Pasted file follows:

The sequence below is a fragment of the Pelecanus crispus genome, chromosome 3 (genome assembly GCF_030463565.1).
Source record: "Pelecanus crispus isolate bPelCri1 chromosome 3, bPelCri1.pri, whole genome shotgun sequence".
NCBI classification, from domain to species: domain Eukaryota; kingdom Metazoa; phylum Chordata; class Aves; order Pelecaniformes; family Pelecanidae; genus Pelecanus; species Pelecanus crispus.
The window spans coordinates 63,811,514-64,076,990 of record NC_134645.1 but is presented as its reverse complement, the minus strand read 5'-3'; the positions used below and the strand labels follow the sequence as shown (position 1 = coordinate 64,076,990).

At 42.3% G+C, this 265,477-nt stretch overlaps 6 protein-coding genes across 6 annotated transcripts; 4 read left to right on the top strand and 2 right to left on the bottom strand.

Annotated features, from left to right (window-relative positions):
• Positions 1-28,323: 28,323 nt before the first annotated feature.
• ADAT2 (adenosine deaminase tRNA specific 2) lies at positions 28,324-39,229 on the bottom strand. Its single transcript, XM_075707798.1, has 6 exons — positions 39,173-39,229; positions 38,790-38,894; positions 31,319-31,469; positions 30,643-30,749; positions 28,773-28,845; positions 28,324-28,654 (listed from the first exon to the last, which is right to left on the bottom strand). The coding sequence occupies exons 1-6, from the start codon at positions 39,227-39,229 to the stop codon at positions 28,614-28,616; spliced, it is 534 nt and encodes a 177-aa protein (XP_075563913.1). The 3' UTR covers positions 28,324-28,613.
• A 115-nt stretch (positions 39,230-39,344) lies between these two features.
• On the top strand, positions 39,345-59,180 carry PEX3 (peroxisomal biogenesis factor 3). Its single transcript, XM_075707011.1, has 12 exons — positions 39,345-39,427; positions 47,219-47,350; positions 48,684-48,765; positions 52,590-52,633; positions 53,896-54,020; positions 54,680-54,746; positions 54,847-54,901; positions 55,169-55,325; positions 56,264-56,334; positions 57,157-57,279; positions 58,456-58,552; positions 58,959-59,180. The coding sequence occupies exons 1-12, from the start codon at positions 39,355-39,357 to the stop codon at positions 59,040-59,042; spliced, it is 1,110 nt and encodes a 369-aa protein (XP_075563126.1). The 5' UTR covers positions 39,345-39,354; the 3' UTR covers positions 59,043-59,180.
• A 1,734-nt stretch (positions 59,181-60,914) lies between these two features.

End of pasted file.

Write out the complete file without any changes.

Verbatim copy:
The sequence below is a fragment of the Pelecanus crispus genome, chromosome 3 (genome assembly GCF_030463565.1).
Source record: "Pelecanus crispus isolate bPelCri1 chromosome 3, bPelCri1.pri, whole genome shotgun sequence".
NCBI classification, from domain to species: domain Eukaryota; kingdom Metazoa; phylum Chordata; class Aves; order Pelecaniformes; family Pelecanidae; genus Pelecanus; species Pelecanus crispus.
The window spans coordinates 63,811,514-64,076,990 of record NC_134645.1 but is presented as its reverse complement, the minus strand read 5'-3'; the positions used below and the strand labels follow the sequence as shown (position 1 = coordinate 64,076,990).

At 42.3% G+C, this 265,477-nt stretch overlaps 6 protein-coding genes across 6 annotated transcripts; 4 read left to right on the top strand and 2 right to left on the bottom strand.

Annotated features, from left to right (window-relative positions):
• Positions 1-28,323: 28,323 nt before the first annotated feature.
• ADAT2 (adenosine deaminase tRNA specific 2) lies at positions 28,324-39,229 on the bottom strand. Its single transcript, XM_075707798.1, has 6 exons — positions 39,173-39,229; positions 38,790-38,894; positions 31,319-31,469; positions 30,643-30,749; positions 28,773-28,845; positions 28,324-28,654 (listed from the first exon to the last, which is right to left on the bottom strand). The coding sequence occupies exons 1-6, from the start codon at positions 39,227-39,229 to the stop codon at positions 28,614-28,616; spliced, it is 534 nt and encodes a 177-aa protein (XP_075563913.1). The 3' UTR covers positions 28,324-28,613.
• A 115-nt stretch (positions 39,230-39,344) lies between these two features.
• On the top strand, positions 39,345-59,180 carry PEX3 (peroxisomal biogenesis factor 3). Its single transcript, XM_075707011.1, has 12 exons — positions 39,345-39,427; positions 47,219-47,350; positions 48,684-48,765; positions 52,590-52,633; positions 53,896-54,020; positions 54,680-54,746; positions 54,847-54,901; positions 55,169-55,325; positions 56,264-56,334; positions 57,157-57,279; positions 58,456-58,552; positions 58,959-59,180. The coding sequence occupies exons 1-12, from the start codon at positions 39,355-39,357 to the stop codon at positions 59,040-59,042; spliced, it is 1,110 nt and encodes a 369-aa protein (XP_075563126.1). The 5' UTR covers positions 39,345-39,354; the 3' UTR covers positions 59,043-59,180.
• A 1,734-nt stretch (positions 59,181-60,914) lies between these two features.